Avoid Stereotypes And Offensive Labeling
Avoid stereotypes and offensive labeling languages. When you’re writing college paper, business document, articles for newspapers or newsletters or communications that will go online, pay special attention to avoiding offensive language. Avoid gender or racial and ethnic stereotyping and don’t express contempt for people who are different from you or disagree with you.
Sexist Language :
To avoid sexist language, keep some guidelines in mind.
Instead of using the male pronouns he and him in general statement, write he or she and him or her. Often you can avoid the problem by using plural nouns or you may switch back and forth between she and he when you’re generalizing.
The astute leader always listens to his men (Avoid this type)
Astute leaders always listen to their followers. (Prefer this type)
Men show their true nature in time of crisis. (Avoid this type)
People shoe their true nature in time of crisis. (Prefer this type)
Policemen, mailmen, chairman or businessmen (Avoid this type)
Police officers, mail carriers, chairperson or Business executives (Prefer this type)
Edit out language that stereotypes certain professions as male or female. Don’t suggest that nurses, librarians or secretaries are usually women or those engineers, physicians and military officers are usually men.
Avoid implying that men and women behave in stereotyped ways. Don’t suggest that most women love to shop, that most men are sloppy or that only men like to hunt and fish.
Using Racial and Ethnic Terms Carefully :
Mention race only if you make an important point by doing so, then keep these guideline in mind:
Use specific and accurate terminology. For Americans whose forebears come from another country, combine descriptive terms with American Japanese American, Cuban American and so on without hyphens. The term Asian is so broad that it’s almost useless. Use Chinese, Japanese Indonesian, Filipino and son on. The term oriental is no longer used to describe specific races. The term Hispanic is also very broad and means something different from Latino. When you can, choose a more specific term: Mexican, Peruvian, Colombian, Spanish, and so on.
The term Native American and American Indian are both acceptable for indigenous Americans. For natives of the arctic regions, more specific ethnic names such as Inuit or Aleut are preferred over Eskimo.
As far as you can, use terminology preferred by the people you’re writing about. At this time, the term favored by many whose ancestors came from Africa seems to be African American, but black is still widely used. If you’re in doubt, ask a friend from that group or consult a respected newspaper such as the New York Times or the Christian Science Monitor. A person of color is the choice of some writers.
Be careful not to slip into subtle ethnic or racial stereotypes. Might someone construe something you’ve written to mean that Irish are hot tempered or Italians are connected with crime or Scots are stingy? If so, consider revising to avoid unintended bias. Sometimes it helps to get someone else to read your work to look for such slips.
Avoid unnecessary references to age, physical conditional or sexual orientation. Be careful not to demean people for characteristics over which they have no control.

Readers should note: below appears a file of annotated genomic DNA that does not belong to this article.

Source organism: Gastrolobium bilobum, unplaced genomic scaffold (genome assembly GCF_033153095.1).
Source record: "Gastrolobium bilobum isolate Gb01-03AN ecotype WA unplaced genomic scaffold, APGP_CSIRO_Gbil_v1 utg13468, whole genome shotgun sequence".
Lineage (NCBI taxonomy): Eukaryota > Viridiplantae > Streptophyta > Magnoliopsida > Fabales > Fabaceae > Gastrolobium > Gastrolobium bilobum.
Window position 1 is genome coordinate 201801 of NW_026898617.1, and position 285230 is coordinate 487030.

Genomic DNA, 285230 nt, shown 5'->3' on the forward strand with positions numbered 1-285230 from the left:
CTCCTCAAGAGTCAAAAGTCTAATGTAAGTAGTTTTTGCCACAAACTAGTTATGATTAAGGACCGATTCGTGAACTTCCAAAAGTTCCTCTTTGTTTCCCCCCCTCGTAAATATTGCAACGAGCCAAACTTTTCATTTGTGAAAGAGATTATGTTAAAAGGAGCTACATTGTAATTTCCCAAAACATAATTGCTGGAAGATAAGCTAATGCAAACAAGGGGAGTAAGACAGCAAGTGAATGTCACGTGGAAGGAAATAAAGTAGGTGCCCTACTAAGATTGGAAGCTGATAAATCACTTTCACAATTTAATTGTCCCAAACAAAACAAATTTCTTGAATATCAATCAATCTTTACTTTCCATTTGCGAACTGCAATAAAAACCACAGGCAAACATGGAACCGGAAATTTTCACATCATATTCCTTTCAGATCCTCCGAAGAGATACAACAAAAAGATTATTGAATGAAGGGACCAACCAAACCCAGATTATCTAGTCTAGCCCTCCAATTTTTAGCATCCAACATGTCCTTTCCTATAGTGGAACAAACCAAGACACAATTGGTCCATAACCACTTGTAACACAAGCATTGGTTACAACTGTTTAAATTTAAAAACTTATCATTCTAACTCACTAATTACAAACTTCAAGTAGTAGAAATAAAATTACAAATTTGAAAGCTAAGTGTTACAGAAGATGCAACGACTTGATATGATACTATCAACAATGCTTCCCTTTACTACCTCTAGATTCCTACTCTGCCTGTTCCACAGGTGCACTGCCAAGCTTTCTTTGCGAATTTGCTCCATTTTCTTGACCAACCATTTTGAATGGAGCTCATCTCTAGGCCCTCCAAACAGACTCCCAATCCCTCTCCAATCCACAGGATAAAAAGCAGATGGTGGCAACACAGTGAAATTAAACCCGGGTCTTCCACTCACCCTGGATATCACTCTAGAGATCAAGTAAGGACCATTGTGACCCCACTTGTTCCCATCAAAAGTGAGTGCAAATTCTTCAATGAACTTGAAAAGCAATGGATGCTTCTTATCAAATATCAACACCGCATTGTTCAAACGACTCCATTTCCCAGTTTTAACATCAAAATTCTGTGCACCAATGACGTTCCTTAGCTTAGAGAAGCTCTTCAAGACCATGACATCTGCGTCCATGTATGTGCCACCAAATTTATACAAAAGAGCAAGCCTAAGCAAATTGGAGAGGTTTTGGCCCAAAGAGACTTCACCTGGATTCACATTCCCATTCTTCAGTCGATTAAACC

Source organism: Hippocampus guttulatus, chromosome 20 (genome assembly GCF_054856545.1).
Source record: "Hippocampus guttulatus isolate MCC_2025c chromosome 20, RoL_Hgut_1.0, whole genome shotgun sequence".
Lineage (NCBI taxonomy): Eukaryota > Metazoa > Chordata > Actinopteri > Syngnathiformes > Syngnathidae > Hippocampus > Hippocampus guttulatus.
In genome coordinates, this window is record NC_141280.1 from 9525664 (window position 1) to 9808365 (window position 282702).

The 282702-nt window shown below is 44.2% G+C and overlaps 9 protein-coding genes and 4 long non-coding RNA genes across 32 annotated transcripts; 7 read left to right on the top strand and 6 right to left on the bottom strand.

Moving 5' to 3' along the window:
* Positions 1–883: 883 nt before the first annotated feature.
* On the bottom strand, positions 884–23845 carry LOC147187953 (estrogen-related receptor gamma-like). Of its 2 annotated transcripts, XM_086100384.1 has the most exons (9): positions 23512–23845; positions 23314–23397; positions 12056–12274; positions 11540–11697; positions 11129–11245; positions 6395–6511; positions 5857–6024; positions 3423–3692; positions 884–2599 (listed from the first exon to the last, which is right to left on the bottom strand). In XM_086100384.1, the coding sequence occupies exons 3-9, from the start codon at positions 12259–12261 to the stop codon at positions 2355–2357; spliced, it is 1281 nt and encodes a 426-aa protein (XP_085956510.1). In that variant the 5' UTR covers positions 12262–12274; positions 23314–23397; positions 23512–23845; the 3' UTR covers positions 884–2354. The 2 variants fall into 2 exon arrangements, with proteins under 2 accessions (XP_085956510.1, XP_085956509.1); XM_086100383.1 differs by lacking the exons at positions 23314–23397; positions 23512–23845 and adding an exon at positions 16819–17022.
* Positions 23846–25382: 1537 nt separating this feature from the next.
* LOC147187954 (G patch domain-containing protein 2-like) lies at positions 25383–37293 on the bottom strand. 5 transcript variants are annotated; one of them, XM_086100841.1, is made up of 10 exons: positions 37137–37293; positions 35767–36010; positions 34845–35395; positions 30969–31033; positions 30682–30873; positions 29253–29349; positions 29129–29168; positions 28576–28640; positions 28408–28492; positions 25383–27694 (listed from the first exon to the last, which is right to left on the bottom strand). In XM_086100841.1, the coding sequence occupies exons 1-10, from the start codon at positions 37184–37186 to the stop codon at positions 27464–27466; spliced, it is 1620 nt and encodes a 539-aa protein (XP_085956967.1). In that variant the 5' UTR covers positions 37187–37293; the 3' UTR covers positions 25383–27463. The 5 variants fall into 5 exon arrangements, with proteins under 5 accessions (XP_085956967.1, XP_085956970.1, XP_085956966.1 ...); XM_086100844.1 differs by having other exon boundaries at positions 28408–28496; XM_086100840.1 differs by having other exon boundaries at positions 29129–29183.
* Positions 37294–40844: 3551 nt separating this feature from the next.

Use respectful terms for people who are sixty – five or older and recognize that individuals in that category vary as much as those in any other group. Many such individuals do not want to be called elderly or old or even senior citizens. Your best net here is to be specific. Write late sixties or early seventies. Mention someone’s age only if it’s relevant and avoid patronizing comments like for a seventy – five year – old, he’s re-markedly alert. Of course, that doesn’t mean that you can’t recognize truly unusual accomplishments, as a New York Times article did in reporting on a performance the Russian ballerina Maya Plisetskaya gave on here seventieth birthday.
Use boys, girls and kids only for people under eighteen. College students and young working adults deserve to be called men and women. The term college kids is both patronizing and highly inaccurate.
When it’s relevant to mention a person’s disability or illness, use specific language and avoid words like crippled or victim. Terms like blind, visually impaired or paraplegic are simply descriptive and are acceptable. A useful formula is to mention the person first and his or her disability second: “My friend Joe who is diabetic" or “Anne’s father who has multiple sclerosis,"
Mention a person’s sexual orientation only when it is pertinent to the topic you’re discussing and use specific, nonjudgmental language when you do. Gay and lesbian now seem to be the terms preferred by those whose sexual orientation is toward their own sex.
Edit out language that suggests negative stereotypes such as redneck, wetback, welfare mother, fraternity boy, country flub set or Junior Leaguer. Be careful, too, with terms that have become code words suggesting racial or social stereotypes: two such terms are underclass and cultural elite.
Other Pages in This Section :
• Choose A Good Title.
• Write Strong Leads.
• Keep Your Writing Tight And Unified.
• Keep Your Sentences and Paragraphs to a Reasonable Length.
• Chunk Your Writing Into Manageable Units.
• Avoid Antagonizing Your Readers.
• Make Your Writing Look Good.
• Use Figurative And Connotative Language Sparingly.
• Maintain A Civil Tone.
Successful Writing Index
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